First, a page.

"I am concerned that everything is going to be focussed on recreational use from now on, and I am not a recreational user."
The medicinal qualities of cannabis will remain the same, and the conditions that the cannabinoids and terpenes in each strain address are still relevant.
If you learn the strains (and even more specifically, the cannabinoid ratios) that work for you, the impact of recreational use being legalized might just be limited to the increase in price, due to tax.
In any case, you have until January 2018 to learn what works for you. If you’d like to take a free evaluation, go here for a strain recommendation:
Medical Marijuana will not go away. However, the industry itself will surely endure some changes. It also depends on what you mean by "medical marijuana". If you mean high quality strains that work on various ailments, the answer is no. Doctors will still be available and companies such as ours will always be committed to providing herbal medicine rather than just recreational.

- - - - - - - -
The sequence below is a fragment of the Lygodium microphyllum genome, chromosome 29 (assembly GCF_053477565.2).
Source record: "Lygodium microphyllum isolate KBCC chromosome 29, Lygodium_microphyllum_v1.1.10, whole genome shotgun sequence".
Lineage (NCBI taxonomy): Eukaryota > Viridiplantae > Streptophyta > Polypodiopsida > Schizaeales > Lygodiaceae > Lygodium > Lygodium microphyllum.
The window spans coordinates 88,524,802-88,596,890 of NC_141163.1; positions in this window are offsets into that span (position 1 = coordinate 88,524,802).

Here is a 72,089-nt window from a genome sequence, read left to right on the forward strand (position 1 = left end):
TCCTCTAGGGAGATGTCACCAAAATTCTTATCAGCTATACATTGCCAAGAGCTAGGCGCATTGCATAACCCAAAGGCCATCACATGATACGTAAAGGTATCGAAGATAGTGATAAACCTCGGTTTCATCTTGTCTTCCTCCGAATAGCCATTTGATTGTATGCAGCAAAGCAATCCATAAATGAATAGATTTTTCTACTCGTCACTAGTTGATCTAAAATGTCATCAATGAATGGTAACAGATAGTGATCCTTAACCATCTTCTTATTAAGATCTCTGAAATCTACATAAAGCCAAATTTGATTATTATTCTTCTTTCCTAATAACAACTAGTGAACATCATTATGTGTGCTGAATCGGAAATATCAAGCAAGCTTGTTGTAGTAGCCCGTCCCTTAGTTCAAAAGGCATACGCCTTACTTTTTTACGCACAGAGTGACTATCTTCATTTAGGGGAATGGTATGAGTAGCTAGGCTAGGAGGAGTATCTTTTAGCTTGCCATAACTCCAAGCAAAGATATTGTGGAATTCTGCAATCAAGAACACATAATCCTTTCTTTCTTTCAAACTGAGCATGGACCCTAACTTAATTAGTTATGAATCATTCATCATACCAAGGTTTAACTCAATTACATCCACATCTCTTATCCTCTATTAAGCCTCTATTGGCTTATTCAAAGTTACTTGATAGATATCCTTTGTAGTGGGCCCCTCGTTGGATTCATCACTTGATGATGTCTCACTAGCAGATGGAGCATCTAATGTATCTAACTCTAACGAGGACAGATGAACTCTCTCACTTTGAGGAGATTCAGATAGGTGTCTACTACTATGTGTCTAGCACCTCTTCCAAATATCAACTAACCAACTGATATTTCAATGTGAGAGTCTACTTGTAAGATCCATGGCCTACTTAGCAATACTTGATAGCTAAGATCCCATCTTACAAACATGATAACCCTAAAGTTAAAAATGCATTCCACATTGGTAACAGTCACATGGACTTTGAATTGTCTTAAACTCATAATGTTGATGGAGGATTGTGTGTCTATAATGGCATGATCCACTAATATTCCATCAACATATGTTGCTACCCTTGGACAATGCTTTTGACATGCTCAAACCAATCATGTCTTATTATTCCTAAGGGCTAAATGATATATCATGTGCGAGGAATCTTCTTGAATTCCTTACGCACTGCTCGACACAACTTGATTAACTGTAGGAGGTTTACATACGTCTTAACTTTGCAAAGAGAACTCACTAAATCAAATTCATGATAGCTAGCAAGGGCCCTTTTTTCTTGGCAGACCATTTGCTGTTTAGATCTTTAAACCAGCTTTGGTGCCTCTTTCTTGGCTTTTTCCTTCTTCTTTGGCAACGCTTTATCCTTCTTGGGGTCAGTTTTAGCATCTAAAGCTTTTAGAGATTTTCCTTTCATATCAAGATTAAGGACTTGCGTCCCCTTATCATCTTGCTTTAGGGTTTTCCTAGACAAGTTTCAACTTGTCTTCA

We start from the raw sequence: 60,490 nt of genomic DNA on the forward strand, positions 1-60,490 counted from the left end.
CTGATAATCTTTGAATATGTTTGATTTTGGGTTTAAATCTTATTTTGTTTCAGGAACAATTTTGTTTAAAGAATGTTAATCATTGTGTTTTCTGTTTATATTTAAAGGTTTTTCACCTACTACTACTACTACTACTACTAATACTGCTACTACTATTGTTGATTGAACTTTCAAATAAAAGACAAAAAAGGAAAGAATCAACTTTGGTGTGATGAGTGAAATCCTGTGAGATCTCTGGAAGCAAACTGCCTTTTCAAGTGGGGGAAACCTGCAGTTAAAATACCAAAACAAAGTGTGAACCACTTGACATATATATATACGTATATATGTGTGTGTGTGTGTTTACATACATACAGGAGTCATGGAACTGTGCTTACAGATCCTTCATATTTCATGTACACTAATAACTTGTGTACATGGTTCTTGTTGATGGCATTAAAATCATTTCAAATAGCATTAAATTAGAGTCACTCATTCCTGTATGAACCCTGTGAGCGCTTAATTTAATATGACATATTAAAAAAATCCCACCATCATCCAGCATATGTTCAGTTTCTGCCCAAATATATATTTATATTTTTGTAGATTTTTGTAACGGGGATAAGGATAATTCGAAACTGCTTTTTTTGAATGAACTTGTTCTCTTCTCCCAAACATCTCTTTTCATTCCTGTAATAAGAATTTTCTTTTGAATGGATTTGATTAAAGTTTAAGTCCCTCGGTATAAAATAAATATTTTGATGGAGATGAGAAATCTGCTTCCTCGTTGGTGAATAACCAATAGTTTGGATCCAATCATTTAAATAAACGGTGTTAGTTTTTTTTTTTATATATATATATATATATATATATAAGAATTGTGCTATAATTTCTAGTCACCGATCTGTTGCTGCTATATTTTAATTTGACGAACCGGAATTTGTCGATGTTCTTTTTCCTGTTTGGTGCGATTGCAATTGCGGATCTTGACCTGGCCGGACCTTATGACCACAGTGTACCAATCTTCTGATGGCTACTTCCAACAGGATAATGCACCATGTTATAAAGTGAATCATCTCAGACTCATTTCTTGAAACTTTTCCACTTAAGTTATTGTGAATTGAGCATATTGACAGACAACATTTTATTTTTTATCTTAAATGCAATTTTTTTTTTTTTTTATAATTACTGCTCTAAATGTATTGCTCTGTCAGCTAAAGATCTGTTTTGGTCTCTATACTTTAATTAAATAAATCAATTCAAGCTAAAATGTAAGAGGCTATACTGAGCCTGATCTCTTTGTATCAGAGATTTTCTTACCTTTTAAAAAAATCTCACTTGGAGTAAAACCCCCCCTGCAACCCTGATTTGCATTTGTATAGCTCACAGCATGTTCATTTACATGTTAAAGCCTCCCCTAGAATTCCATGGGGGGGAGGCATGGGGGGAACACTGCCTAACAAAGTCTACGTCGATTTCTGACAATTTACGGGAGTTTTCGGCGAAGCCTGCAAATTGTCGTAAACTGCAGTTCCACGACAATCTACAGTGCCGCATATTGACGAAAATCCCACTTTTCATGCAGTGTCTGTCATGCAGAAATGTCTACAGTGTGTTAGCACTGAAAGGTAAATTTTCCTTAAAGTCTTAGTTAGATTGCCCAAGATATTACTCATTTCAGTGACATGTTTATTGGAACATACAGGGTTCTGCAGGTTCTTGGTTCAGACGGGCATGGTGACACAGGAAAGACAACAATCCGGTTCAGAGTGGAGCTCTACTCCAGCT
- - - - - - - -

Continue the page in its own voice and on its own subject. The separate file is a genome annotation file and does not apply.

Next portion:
While prop. 64 keeps the concept of medical marijuana, the proposition adds a new 15% sales tax to marijuana, plus a $9.25/oz. tax on cannabis flower products. For $100/yr., prop. 64 allows people to register with the state and get a new medical marijuana card that exempts then from the 15% tax, but the other tax still will apply. Pro. 64 also allows counties and cities to levy their own marijuana taxes, and those governments don’t have to exempt medical users from taxation.